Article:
Anyone can search the electronic form of comments received into any of our dockets by the name of the individual submitting the comment (or signing the comment, if submitted on behalf of an association, business, labor union, etc.). You may review a Privacy Act notice regarding our public dockets in the January 17, 2008, issue of the Federal Register (73 FR 3316).
We do not now plan to hold a public meeting. But you may submit a request for one using one of the four methods specified under ADDRESSES. Please explain why you believe a public meeting would be beneficial. If we determine that one would aid this rulemaking, we will hold one at a time and place announced by a later notice in the Federal Register.
Background and Purpose
Experiences during security zone enforcement operations, observations during boat tactics training, and discussions with Commanding Officers/Officers in Charge and tactical coxswains from Sector San Francisco's Level I Ports, Waterways and Coastal Security (PWCS) stations, has led Enforcement staff and field units to determine that the current 100-yard (91 meters) security zones are not adequate enough to protect a high value asset from sabotage, subversive acts, Start Printed Page 67674accidents, criminal actions, or other causes of a similar nature. While enforcing a security zone, screening or reaction vessels are required to wait until a target of interest (TOI) enters the zone prior to taking preventative measures against the TOI from approaching a high value asset.
The increase of the security zones to 500 yards (457 meters) would allow reaction time to a vessel closing in at 20 knots to increase from 9 seconds (for 100 yards/91 meters) to 36 seconds (for 500 yards/457 meters). A 500 yard (457 meters) security zone would increase reaction time, allow proper assessment of the situation, and would improve the ability of the tactical coxswains to properly execute protective measures.
Discussion of Proposed Rule
The Coast Guard proposes to establish a permanent increase in security zone size from 100 yards (91 meters) to 500 yards (457 meters) of any cruise ship, tanker or HIV that is underway, anchored, or moored within the navigable waters of San Francisco Bay, Delta Ports, Monterey Bay, and Humboldt Bay, CA.
“Cruise ship,” “tanker” and “HIV” are defined under 33 CFR 165.1183 (b). Security zones are necessary to effectively protect these high value assets from sabotage or other subversive acts, accidents, criminal actions, or other causes of a similar nature. Persons and vessels will be prohibited from entering into, transiting through, or anchoring within the temporary safety zones unless authorized by the Captain of the Port, or her designated representative.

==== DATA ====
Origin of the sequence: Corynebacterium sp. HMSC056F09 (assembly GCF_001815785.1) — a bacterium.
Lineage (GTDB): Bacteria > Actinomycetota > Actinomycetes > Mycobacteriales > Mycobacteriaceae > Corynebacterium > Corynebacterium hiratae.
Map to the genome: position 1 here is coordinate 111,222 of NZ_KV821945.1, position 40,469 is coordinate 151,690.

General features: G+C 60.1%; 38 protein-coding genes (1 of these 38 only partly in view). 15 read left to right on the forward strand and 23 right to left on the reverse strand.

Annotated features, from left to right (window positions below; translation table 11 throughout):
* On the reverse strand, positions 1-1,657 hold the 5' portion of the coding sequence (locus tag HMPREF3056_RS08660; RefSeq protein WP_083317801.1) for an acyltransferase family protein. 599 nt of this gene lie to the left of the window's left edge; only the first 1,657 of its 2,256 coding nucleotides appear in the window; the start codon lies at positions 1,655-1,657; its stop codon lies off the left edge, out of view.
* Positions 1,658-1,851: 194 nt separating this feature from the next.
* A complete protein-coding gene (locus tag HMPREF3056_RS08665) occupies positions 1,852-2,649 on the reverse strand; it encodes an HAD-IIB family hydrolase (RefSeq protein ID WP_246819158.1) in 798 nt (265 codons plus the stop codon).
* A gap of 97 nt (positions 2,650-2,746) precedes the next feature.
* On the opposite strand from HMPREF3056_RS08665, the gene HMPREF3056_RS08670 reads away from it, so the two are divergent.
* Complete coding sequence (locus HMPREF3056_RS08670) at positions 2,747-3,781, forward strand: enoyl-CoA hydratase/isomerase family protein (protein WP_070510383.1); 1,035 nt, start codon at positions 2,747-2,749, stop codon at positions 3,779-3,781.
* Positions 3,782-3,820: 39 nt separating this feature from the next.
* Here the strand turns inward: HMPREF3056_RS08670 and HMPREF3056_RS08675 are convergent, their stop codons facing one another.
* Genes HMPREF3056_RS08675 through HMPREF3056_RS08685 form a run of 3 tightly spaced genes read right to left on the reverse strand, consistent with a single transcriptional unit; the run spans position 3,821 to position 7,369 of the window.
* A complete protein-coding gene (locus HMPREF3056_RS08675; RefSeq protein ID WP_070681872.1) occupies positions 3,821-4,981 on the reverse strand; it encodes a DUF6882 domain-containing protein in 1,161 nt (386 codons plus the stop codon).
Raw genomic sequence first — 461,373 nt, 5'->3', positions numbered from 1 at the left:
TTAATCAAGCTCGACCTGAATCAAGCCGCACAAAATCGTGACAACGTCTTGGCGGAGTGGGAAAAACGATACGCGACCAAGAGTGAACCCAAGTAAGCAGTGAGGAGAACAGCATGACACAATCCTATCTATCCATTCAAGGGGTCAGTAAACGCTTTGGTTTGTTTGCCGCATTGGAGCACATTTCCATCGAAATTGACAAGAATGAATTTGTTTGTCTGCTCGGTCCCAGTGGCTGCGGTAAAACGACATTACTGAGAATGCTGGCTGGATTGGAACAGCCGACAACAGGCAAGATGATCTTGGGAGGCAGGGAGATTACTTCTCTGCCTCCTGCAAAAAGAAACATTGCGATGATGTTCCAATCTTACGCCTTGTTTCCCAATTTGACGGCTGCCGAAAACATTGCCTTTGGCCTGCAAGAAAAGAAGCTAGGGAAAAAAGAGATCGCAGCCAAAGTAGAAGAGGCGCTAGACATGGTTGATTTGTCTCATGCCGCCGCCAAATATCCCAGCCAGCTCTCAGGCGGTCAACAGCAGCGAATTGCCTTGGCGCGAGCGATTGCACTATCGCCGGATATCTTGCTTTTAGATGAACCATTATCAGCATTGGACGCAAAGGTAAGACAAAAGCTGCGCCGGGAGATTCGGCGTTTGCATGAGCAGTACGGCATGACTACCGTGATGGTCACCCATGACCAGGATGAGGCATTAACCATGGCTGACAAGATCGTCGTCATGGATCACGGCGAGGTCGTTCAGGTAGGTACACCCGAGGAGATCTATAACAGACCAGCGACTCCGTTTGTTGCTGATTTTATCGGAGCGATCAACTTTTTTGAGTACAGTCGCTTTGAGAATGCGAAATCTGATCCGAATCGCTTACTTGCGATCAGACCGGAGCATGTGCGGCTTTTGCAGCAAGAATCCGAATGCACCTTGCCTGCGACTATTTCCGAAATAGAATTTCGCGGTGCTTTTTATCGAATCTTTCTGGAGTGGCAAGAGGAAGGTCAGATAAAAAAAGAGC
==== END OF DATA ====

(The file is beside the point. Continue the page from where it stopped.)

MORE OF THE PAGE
Security zones will be enforced by Coast Guard patrol craft and San Francisco Harbor Police as authorized by the Captain of the Port. See 33 CFR 6.04-11, Assistance of other agencies.
We developed this proposed rule after considering numerous statutes and executive orders related to rulemaking. Below we summarize our analyses based on 13 of these statutes or executive orders.
Regulatory Planning and Review
This proposed rule is not a significant regulatory action under section 3(f) of Executive Order 12866, Regulatory Planning and Review, and does not require an assessment of potential costs and benefits under section 6(a)(3) of that Order. The Office of Management and Budget has not reviewed it under that Order.
We expect the economic impact of this proposed rule to be so minimal that a full Regulatory Evaluation is unnecessary.
These regulations exist for a limited period of time on a limited portion of the waterways. Further, individuals and vessels desiring to use the affected portion of the waterways may seek permission from the Patrol Commander to use the affected areas.
Under the Regulatory Flexibility Act (5 U.S.C. 601-612), we have considered whether this proposed rule would have a significant economic impact on a substantial number of small entities. The term “small entities” comprises small businesses, not-for-profit organizations that are independently owned and operated and are not dominant in their fields, and governmental jurisdictions with populations of less than 50,000.
The Coast Guard certifies under 5 U.S.C. 605(b) that this proposed rule would not have a significant economic impact on a substantial number of small entities. We expect this rule may affect owners and operators of vessels, some of which may be small entities, intending to fish, sightsee, transit, or anchor in the waters affected by these security zones. These security zones will not have a significant economic impact on a substantial number of small entities for several reasons: Small vessel traffic will be able to pass safely around the area and vessels engaged in event activities, sightseeing and commercial fishing have ample space outside of the area governed by the special local regulations to engage in these activities. Small entities and the maritime public will be advised of implementation of these security zones via public notice to mariners or notice of implementation published in the Federal Register.